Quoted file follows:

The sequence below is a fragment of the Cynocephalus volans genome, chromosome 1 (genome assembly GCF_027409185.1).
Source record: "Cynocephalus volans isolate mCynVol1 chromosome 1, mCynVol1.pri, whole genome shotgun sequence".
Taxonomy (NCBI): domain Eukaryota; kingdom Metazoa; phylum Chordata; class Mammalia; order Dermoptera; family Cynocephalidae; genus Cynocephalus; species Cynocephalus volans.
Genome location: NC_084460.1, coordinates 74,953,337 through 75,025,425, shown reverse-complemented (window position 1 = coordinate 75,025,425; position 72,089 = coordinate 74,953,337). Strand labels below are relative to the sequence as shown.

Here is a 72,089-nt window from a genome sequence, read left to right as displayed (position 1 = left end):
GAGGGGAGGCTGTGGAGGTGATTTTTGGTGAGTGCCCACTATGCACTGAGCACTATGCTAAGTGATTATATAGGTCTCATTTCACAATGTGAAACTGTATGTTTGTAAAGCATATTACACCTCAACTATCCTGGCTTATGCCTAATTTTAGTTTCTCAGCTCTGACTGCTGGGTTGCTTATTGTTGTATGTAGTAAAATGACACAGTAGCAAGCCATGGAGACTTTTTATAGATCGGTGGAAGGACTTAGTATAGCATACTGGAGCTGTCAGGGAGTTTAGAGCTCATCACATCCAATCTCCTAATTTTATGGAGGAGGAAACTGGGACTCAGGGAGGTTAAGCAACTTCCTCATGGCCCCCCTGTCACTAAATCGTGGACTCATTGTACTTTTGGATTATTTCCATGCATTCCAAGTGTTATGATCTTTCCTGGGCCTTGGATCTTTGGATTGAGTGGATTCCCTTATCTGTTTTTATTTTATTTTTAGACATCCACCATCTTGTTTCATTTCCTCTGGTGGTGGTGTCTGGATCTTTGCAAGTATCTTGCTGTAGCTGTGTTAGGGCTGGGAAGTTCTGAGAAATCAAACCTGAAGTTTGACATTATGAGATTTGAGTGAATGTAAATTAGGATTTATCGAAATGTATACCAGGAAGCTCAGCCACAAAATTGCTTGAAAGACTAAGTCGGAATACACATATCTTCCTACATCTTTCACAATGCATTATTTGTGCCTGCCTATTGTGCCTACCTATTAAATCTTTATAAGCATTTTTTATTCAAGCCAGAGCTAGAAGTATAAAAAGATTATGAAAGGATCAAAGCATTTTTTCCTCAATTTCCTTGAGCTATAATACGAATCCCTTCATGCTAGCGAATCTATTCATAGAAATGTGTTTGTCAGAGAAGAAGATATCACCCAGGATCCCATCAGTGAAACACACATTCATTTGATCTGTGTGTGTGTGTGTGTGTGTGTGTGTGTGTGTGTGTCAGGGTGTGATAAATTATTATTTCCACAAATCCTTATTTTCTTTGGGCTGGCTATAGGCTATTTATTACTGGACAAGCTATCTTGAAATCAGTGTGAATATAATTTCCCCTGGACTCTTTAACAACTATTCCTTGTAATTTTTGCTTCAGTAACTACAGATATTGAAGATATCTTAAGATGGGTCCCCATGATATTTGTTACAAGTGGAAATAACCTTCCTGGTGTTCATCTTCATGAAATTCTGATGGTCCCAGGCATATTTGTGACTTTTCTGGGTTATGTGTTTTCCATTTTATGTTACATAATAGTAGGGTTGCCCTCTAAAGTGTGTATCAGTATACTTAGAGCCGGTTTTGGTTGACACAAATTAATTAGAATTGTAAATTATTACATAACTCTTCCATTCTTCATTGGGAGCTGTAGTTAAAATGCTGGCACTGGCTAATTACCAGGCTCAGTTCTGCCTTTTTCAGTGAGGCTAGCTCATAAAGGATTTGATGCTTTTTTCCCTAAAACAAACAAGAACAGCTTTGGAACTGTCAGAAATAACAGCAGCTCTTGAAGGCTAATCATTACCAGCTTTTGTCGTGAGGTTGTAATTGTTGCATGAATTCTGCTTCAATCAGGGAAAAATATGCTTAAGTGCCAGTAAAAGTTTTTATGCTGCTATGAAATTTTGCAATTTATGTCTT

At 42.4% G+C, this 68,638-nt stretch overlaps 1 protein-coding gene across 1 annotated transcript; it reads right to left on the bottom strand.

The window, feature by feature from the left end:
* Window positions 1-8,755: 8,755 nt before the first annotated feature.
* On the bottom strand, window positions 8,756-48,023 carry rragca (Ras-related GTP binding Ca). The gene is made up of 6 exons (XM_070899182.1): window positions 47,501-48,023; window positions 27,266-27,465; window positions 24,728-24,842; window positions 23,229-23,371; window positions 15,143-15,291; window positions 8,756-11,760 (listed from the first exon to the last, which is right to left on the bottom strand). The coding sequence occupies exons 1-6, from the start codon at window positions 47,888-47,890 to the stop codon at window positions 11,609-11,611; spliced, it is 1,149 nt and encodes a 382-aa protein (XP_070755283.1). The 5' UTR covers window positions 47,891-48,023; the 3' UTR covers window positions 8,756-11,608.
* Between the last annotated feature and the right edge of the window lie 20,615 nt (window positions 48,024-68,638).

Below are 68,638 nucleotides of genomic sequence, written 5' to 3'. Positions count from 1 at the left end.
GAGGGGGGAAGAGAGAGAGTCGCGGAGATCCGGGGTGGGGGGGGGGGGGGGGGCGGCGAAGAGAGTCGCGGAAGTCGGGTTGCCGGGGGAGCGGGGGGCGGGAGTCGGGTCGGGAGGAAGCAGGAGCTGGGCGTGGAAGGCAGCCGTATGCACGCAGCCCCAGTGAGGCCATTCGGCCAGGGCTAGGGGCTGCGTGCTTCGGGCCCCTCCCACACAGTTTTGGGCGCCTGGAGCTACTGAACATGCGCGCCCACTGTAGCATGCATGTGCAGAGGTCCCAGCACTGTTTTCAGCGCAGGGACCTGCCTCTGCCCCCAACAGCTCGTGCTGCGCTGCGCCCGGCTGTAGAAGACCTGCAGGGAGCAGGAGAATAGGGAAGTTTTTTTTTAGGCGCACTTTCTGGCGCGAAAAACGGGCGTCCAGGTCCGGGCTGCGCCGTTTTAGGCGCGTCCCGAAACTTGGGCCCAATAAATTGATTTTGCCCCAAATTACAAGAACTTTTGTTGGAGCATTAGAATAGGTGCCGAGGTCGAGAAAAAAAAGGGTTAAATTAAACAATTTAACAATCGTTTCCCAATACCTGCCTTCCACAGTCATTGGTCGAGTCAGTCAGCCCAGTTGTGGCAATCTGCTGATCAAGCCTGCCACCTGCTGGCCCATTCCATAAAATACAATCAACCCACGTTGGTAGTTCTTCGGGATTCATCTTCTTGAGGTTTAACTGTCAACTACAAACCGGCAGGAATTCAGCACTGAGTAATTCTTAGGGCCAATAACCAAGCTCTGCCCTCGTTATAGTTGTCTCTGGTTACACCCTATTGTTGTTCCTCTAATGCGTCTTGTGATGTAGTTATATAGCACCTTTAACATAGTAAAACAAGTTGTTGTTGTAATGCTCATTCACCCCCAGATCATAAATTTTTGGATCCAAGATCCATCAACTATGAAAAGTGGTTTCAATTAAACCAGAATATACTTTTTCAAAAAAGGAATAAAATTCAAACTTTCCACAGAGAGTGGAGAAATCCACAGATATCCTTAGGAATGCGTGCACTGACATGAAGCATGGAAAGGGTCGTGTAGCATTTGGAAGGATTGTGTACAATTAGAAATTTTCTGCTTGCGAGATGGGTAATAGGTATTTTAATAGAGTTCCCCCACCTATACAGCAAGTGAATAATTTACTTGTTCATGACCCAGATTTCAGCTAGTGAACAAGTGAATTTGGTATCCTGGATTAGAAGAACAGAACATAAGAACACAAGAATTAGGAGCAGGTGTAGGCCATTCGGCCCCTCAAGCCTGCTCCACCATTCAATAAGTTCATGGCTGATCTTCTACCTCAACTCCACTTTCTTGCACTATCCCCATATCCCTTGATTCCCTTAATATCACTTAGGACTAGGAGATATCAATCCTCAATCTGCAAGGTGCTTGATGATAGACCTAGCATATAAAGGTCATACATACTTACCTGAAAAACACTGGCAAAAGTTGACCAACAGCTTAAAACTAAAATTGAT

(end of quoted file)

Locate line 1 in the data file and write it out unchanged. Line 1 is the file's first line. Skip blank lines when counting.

The sequence below is a fragment of the Cynocephalus volans genome, chromosome 1 (genome assembly GCF_027409185.1).